BEIRUT (Reuters) - Fifty thousand Syrians have returned home from Lebanon so far in 2018 and the number could reach 200,000 in a year’s time if it continues at this rate, a top Lebanese official said on Tuesday.
Major General Abbas Ibrahim, head of Lebanon’s General Security directorate, told Reuters his security agency had organised the return of 25,000 Syrians in coordination with Damascus. Another 25,000 had made their own way home.
Lebanon is hosting 976,000 registered Syrian refugees, according to the U.N. High Commission for Refugees (UNHCR). The government says the total number of Syrians in the country is around 1.5 million.
Lebanese politicians have been calling for Syrian refugees to go home as President Bashar al-Assad wins back more of the country, saying Lebanon cannot cope with hosting a number of refugees equivalent to a quarter of its population.
Ibrahim is coordinating with Damascus over the return of thousands of Syrians who want to go home.
Their names are first sent to Damascus for approval. Ibrahim said on average 10 percent of them are rejected by Damascus. Anyone wanted by the Syrian authorities is told so they can decide whether to stay or go home to “settle their affairs”.
The Syrian conflict that erupted in 2011 has generated 5.6 million refugees in the Middle East.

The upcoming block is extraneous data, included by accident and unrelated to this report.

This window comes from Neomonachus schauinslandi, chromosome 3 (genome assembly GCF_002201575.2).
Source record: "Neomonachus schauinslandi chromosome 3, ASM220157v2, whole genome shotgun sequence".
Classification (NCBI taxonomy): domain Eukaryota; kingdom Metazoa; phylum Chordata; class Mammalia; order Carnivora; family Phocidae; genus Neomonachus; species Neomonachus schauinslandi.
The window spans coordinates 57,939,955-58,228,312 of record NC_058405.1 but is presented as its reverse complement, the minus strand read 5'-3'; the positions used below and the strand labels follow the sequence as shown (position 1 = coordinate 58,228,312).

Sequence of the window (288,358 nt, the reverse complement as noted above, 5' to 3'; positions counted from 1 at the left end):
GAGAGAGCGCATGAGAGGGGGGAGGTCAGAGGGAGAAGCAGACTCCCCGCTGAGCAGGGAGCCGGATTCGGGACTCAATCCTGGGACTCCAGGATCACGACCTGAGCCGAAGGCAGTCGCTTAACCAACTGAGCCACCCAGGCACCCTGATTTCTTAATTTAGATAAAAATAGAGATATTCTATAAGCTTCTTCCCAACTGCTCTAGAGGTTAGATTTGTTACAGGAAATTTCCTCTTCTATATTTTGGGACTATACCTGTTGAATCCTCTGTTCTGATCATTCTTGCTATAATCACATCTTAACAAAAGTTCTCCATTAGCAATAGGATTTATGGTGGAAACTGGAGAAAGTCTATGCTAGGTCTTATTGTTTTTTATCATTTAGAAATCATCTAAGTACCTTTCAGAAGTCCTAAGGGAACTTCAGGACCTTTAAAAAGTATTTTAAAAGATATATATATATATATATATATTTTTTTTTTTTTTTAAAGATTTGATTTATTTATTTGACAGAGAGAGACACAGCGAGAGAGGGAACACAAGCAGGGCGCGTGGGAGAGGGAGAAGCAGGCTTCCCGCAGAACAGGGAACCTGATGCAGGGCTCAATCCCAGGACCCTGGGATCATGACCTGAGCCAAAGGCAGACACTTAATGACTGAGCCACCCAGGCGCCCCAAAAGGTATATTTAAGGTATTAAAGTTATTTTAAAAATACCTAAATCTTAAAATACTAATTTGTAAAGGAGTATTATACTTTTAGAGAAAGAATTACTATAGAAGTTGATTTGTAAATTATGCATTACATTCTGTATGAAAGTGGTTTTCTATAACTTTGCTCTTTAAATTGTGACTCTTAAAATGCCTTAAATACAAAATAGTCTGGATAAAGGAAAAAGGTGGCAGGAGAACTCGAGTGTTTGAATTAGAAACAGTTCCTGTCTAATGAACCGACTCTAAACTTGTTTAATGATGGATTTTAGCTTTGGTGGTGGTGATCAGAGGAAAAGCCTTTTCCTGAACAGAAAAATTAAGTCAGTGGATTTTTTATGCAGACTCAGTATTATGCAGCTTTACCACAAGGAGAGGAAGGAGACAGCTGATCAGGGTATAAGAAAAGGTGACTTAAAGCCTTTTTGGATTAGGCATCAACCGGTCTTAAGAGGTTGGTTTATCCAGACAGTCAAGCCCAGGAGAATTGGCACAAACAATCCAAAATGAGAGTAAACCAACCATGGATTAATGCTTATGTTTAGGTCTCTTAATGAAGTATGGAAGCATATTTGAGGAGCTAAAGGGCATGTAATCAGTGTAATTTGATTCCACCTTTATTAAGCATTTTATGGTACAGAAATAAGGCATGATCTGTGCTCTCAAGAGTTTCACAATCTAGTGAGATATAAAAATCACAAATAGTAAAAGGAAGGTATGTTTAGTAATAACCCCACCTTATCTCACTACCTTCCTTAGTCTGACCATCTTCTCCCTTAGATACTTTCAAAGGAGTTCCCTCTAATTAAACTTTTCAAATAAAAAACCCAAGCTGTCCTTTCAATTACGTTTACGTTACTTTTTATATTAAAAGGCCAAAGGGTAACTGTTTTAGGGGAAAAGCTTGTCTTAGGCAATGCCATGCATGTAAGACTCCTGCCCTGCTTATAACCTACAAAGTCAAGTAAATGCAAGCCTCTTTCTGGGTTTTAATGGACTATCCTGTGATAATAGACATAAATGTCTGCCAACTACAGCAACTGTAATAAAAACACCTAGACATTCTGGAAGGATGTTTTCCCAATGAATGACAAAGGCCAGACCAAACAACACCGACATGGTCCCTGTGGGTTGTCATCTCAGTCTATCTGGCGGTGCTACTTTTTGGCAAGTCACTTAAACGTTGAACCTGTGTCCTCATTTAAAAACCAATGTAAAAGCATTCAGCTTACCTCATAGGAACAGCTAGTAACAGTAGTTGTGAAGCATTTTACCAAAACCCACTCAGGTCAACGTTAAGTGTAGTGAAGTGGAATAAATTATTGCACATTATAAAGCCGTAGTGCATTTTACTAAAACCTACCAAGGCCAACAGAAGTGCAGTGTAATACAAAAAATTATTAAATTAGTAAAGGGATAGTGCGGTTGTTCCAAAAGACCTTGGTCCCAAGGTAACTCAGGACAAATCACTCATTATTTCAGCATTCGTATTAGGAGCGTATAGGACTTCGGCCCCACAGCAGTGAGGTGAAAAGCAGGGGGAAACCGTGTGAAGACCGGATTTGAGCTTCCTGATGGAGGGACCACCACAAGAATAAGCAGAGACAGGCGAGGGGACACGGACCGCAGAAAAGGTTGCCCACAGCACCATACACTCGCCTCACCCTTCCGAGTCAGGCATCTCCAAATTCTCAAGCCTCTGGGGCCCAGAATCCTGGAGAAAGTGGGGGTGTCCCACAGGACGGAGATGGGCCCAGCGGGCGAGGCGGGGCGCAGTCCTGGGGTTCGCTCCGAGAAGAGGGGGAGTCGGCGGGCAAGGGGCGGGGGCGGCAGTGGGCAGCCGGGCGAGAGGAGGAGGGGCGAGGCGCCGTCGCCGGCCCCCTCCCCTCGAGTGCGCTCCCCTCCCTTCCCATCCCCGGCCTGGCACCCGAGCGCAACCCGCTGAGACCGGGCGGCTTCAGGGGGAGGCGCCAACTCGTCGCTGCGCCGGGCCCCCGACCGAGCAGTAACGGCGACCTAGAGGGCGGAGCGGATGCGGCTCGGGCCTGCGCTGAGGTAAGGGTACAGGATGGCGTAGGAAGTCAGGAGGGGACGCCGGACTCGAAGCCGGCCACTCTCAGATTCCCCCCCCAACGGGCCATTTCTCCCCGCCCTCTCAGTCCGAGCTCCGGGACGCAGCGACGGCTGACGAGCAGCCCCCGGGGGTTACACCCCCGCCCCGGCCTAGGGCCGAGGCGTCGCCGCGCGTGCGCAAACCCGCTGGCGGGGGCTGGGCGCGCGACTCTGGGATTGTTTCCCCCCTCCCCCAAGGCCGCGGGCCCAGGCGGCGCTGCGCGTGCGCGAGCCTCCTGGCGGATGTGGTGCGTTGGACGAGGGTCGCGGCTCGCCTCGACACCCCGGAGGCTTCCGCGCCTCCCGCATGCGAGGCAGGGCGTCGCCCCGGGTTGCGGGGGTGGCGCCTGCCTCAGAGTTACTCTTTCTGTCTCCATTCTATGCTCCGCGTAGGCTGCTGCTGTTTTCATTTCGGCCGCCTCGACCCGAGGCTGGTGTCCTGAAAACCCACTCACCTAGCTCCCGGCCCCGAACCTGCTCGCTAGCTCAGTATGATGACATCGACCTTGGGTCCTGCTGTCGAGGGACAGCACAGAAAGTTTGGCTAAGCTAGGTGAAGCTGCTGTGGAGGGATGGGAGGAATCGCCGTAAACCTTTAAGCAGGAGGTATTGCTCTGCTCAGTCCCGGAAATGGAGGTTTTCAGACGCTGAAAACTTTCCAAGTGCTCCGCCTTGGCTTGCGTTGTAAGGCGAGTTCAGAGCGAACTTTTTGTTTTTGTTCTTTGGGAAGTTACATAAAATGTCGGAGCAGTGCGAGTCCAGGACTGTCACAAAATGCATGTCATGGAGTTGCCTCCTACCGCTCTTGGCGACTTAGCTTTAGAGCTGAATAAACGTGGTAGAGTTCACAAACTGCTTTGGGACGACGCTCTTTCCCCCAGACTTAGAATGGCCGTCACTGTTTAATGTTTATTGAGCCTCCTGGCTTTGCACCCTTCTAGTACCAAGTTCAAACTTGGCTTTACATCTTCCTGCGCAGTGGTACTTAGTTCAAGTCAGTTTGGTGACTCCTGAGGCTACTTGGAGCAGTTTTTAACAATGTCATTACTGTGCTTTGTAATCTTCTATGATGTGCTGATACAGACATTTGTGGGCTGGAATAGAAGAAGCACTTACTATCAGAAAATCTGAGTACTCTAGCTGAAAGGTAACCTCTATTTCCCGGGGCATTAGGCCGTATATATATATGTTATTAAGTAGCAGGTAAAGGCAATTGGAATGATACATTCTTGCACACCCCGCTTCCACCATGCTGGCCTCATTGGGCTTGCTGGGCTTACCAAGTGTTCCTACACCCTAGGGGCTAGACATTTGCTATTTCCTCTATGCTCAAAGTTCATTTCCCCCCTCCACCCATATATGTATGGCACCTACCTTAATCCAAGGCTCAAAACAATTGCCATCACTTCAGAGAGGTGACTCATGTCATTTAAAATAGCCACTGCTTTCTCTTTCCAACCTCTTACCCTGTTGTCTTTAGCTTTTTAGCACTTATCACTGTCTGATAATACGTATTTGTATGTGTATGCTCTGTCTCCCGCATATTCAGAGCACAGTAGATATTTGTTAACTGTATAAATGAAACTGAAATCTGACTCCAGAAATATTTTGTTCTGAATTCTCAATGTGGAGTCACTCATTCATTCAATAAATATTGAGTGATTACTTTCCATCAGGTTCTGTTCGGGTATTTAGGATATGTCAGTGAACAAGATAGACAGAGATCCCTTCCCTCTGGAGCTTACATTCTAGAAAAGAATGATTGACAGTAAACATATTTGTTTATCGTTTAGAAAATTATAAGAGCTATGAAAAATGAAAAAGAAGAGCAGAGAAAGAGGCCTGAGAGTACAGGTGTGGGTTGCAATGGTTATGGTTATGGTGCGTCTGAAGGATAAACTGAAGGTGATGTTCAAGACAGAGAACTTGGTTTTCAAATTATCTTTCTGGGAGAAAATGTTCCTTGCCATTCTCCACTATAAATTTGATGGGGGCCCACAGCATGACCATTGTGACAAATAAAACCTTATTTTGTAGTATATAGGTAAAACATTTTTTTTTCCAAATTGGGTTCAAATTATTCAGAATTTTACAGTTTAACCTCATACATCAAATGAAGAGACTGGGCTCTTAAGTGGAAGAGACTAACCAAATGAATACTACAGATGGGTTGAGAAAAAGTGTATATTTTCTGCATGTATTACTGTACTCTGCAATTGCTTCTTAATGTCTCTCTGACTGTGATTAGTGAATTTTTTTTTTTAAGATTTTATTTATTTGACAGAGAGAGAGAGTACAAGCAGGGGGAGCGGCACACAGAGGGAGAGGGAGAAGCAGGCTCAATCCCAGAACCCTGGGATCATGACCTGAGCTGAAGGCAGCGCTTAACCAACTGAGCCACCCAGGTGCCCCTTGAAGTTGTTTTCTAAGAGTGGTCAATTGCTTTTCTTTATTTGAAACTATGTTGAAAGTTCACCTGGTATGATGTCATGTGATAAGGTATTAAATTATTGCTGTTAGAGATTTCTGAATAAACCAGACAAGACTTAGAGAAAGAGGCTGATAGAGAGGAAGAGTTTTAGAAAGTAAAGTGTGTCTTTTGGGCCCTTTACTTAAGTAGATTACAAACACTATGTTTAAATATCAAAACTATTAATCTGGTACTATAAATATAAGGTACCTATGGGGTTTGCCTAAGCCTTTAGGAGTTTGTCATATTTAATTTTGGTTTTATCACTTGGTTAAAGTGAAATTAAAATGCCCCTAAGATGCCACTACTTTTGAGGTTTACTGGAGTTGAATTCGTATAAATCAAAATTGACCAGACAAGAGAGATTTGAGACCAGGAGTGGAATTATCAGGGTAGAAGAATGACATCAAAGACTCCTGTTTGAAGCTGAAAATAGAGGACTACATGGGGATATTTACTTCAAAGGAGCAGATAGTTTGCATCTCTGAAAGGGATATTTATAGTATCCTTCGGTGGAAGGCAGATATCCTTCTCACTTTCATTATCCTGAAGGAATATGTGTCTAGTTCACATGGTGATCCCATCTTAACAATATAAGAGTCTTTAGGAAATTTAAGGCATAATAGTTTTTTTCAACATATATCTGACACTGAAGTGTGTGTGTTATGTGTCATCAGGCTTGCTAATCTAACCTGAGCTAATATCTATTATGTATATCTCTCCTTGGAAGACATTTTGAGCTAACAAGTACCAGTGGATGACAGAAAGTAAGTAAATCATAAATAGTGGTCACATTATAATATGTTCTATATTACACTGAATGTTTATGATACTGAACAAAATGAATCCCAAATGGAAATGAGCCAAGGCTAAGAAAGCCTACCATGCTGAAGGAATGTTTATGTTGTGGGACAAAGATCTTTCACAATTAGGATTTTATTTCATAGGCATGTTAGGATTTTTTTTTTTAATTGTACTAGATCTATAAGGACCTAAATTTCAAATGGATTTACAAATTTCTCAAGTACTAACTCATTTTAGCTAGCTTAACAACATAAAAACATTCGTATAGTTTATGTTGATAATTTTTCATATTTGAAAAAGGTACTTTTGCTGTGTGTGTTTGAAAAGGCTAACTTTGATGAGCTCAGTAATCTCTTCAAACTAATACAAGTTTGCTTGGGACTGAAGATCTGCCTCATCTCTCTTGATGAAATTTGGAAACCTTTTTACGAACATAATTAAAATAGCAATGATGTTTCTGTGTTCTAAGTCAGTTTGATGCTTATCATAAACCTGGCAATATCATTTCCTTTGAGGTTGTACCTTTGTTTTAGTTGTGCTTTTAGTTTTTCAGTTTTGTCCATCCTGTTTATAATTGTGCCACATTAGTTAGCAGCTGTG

U.N. High Commissioner for Refugees Filippo Grandi said during a visit to Beirut last month that refugees were concerned about issues including the lack of infrastructure and fear of retribution and military conscription.
Ibrahim expected the pace of returns to accelerate when the fate of rebel-held Idlib province is settled, noting that many young men did not want to return for fear of being conscripted for a battle in Idlib. “When there are no longer big military battles in Syria, many young men will return,” Ibrahim said.
He said Syrians are given a six-month reprieve from military service “to organise their affairs”.
The UNHCR chief Grandi has said that for larger numbers to decide to go back, more confidence must be created by addressing issues of concern to refugees and UNHCR should have a presence in areas of return.
A Russian-Turkish agreement announced last week has staved off a threatened government offensive in Idlib, though the Syrian government is vowing that it will be recovered from rebels.
Additional reporting by Samia Nakhoul and Tom Perry, Editing by William Maclean